Book Talk: Dill Takes Readers Inside Early Days of American Auto Racing

Champaign, IL – Looking at the polished industry of auto racing today, it’s hard to imagine the bygone era of its birth — a time of unprecedented American innovation and risk-taking by business entrepreneurs and hard-driving men looking for adventure, financial gain and to make their mark on a changing world.

Illustration: David Story

A new book by Mark Dill immerses readers in that time by telling the story of racing’s American origins through actual historical accounts of the races, machines, drivers and other central figures who created an entirely new sport in the early 1900s — when horses and railways were still the most common forms of transportation. Boasting a forward by Willy T. Ribbs and an introduction by Al Unser Jr., the book is now available as an e-book and in print through Dill’s author website or in print on BookBaby. Print copies will be available Nov. 25 from Amazon or Barnes & Noble.

“The Legend of the First Super Speedway: The Battle for the Soul of American Auto Racing,” opens with a captivating introduction to Barney Oldfield as he disrupts an October 1902 day of toil for Detroit River dock workers when he drives his race car amidst the dock’s warehouses. The thunderous blasts from the giant engine startled and angered the workers while terrifying the horses that pulled loading carts.

That vivid description of the scene of Oldfield in his “Nine-Ninety-Nine” race machine (produced by engineer Henry Ford) is matched by equivalent authentic detail in each of the book’s subsequent chapters. It culminates with a May 1910 conversation between Oldfield, by then heralded as racing’s Speed King, and Carl Fisher — the leading founder of the Indianapolis Motor Speedway — about Fisher’s feat in building the iconic track.

To get better insight into the project, we talked with Dill — creator of the First Super Speedway website that houses the world’s largest online archive of primary research about pre-1920 auto racing history — about why he felt compelled to introduce readers to American racing’s real-life characters in his fact-based historical novel.

How did you come up with the idea for telling the book’s story?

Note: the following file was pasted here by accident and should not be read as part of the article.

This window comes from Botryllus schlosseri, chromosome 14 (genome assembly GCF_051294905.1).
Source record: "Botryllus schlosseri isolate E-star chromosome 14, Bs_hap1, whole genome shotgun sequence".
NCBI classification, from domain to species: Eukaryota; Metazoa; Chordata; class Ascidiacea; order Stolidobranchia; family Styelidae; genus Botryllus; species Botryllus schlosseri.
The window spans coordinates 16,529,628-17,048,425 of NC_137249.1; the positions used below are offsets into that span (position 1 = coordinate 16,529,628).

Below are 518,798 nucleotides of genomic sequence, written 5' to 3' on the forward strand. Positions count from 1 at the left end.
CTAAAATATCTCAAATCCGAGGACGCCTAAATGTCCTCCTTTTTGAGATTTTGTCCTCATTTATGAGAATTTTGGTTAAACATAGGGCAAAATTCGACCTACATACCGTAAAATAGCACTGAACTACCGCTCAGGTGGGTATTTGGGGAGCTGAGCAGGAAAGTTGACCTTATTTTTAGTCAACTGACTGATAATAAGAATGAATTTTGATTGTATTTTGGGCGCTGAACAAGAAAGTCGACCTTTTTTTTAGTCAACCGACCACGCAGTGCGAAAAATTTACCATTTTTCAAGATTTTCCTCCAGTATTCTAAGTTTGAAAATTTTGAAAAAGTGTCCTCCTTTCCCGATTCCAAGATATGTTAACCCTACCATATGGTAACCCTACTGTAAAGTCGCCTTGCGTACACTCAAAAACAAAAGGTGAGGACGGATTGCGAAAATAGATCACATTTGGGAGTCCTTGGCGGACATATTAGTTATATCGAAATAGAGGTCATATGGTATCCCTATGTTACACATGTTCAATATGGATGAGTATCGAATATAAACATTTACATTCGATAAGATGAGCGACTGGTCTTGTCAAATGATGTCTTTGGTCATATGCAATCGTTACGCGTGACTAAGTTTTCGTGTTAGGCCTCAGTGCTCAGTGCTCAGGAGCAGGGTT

It’s in my bones. I even thought about it as a little boy, but it wasn’t until about 17 years ago the story started to come into focus in my head. Images, personalities, cars began to coalesce in my mind. The reality is that the people in my book invented American auto racing. They developed all the infrastructure, the role of officials, tech inspection, the pace car, and of course the first true American speedway. There is so much of what they created that is in the foundation of the sport. The momentum they launched still powers the Indianapolis 500 today. When you get down to it, history is everything.

Why did you choose to take a narrative approach?

I have written a lot of traditional racing histories through articles, my website, and helping Howard Kroplick pull together his first book, “The Vanderbilt Cup Races of Long Island.” I learned a great deal and enjoyed the experience, but felt the people, like Barney Oldfield and Carl Fisher, deserved a multi-dimensional profile. I believed that was the best way to bring them to life. Barney, Carl, the IMS founders, William K. Vanderbilt were born competitors with dynamic personalities. I want readers to come away from the experience feeling like they met these people. I have studied them for so many years, I honestly believe I channeled them as real people in my book. Also, I was very concerned about the historical context and how it shaped people. I took it as a challenge to show people what it was like to live during the era. I took a great deal of satisfaction creating images that recreated the world, life, and times.

When did you first start thinking about writing the book?

I was born with it, really. Some of my earliest memories are about being mesmerized by anything going on at Indianapolis Motor Speedway. I grew up in Indianapolis so that was all anyone talked about in May. I was also born with the writing gene and a penchant for American history, especially the turn of the 20th century. Some of that was due to the fact that my grandfather was born in 1905 and I enjoyed the stories he and my Dad told about Indianapolis from decades prior. I remember as an 11-year-old boy I decided I wanted to write a book about the earliest days of the Indy 500. After spending a day in the Marion County Public Library, I felt discouraged and overwhelmed, but the desire to someday write a book about the subject never let go of me.

Was there a part of the early IMS history that was hard to uncover?

It was a discovery process because it was impossible to know what I was looking for. What was exciting was unearthing events and people nobody else seemed to be aware of. For example, the design of the Marmon Wasp began in 1909. It was built for the Speedway, but not the Indy 500. Harry “Sunshine” Stillman was actually the first person to drive it at speed. There are so many examples of facts I believe have been nearly lost to the ages, but I have brought them to the surface in the book and my website.